MURDER AT OSGOODE HALL by Jeffrey Miller (ECW), 234 pages, $19.95 paper. Rating: NNN Rating: NNN
The title of Jeffrey Miller's mystery drew me like a magnet. Toronto lawyers killing each other off. Yum. But when I realized it's a story told from the point of view of a cat, my stomach sank - this could be gag-worthily precious.
It's not. It's slim but funny, and crammed with delicious legal tidbits. The story moves faster than a feline chasing a ball of foil.
The plot revolves around the death of an anti-establishment barrister who, given that he was a pain in just about everyone's butt, could have been killed by any one of many suspects. Osgoode's resident feline, Amicus Curious, follows the case as it descends into a very valuable wine cellar. As a sidebar, he's also watching his best human, Judge Mariner, struggle to complete a brief on how to preserve the rights of environmental activists. Here's where Miller's politics and legal training come together to create the most engaging reading.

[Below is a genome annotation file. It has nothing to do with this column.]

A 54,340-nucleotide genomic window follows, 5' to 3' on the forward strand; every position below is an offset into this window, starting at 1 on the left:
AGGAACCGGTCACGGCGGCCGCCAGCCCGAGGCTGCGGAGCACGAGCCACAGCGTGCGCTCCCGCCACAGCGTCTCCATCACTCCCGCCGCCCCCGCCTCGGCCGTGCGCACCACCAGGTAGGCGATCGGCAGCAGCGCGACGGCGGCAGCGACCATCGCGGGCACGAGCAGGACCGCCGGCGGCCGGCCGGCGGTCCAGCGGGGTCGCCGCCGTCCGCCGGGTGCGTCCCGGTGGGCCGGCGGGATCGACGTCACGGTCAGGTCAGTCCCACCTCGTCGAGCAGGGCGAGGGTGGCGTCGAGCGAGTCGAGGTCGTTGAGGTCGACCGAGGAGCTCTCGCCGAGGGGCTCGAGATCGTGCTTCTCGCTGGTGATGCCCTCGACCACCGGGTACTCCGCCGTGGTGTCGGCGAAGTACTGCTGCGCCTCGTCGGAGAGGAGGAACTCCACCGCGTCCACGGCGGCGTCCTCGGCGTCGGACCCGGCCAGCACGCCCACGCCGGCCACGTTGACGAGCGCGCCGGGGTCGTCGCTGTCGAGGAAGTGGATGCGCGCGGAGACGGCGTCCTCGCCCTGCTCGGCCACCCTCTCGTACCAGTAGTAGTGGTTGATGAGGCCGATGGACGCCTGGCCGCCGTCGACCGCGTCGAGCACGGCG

Our hero does have an impact on the murder investigation, occasionally moving a few papers around on someone's desk so a crucial piece of information becomes visible. But mostly Amicus is an observer, and an astute one, of human behaviour and of his own. After killing a bird in one of Osgoode's gardens, his reputation is on the line.
Miller's prose is a cut above most Canadian mystery writers'. Our hero, Amicus, isn't one of those hard-boiled tomcats sniffing around back alleys. He's literate, legally trained and very good with words.
Not for cat lovers only.